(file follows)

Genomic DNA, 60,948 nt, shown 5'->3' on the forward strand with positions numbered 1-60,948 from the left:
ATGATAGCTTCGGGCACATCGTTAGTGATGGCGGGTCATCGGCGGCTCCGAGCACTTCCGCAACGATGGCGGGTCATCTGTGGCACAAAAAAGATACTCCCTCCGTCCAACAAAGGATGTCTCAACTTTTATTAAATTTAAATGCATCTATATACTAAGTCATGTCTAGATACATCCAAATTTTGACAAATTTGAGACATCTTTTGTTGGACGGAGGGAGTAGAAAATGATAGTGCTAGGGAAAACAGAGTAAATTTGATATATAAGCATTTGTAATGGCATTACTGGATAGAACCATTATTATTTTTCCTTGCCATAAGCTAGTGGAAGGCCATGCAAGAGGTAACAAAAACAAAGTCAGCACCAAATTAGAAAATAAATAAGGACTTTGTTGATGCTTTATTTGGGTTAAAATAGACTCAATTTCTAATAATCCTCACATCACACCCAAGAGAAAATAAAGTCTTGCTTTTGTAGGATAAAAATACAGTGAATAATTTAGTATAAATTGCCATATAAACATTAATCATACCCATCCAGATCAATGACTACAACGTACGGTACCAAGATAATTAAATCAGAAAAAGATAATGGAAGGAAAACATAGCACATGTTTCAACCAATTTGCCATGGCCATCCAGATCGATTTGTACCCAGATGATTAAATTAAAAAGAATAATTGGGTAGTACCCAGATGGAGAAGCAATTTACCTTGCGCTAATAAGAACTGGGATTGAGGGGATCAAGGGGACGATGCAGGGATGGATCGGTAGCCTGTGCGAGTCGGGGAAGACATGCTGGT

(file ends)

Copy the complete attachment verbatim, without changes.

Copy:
Genomic DNA, 60,948 nt, shown 5'->3' on the forward strand with positions numbered 1-60,948 from the left:
ATGATAGCTTCGGGCACATCGTTAGTGATGGCGGGTCATCGGCGGCTCCGAGCACTTCCGCAACGATGGCGGGTCATCTGTGGCACAAAAAAGATACTCCCTCCGTCCAACAAAGGATGTCTCAACTTTTATTAAATTTAAATGCATCTATATACTAAGTCATGTCTAGATACATCCAAATTTTGACAAATTTGAGACATCTTTTGTTGGACGGAGGGAGTAGAAAATGATAGTGCTAGGGAAAACAGAGTAAATTTGATATATAAGCATTTGTAATGGCATTACTGGATAGAACCATTATTATTTTTCCTTGCCATAAGCTAGTGGAAGGCCATGCAAGAGGTAACAAAAACAAAGTCAGCACCAAATTAGAAAATAAATAAGGACTTTGTTGATGCTTTATTTGGGTTAAAATAGACTCAATTTCTAATAATCCTCACATCACACCCAAGAGAAAATAAAGTCTTGCTTTTGTAGGATAAAAATACAGTGAATAATTTAGTATAAATTGCCATATAAACATTAATCATACCCATCCAGATCAATGACTACAACGTACGGTACCAAGATAATTAAATCAGAAAAAGATAATGGAAGGAAAACATAGCACATGTTTCAACCAATTTGCCATGGCCATCCAGATCGATTTGTACCCAGATGATTAAATTAAAAAGAATAATTGGGTAGTACCCAGATGGAGAAGCAATTTACCTTGCGCTAATAAGAACTGGGATTGAGGGGATCAAGGGGACGATGCAGGGATGGATCGGTAGCCTGTGCGAGTCGGGGAAGACATGCTGGT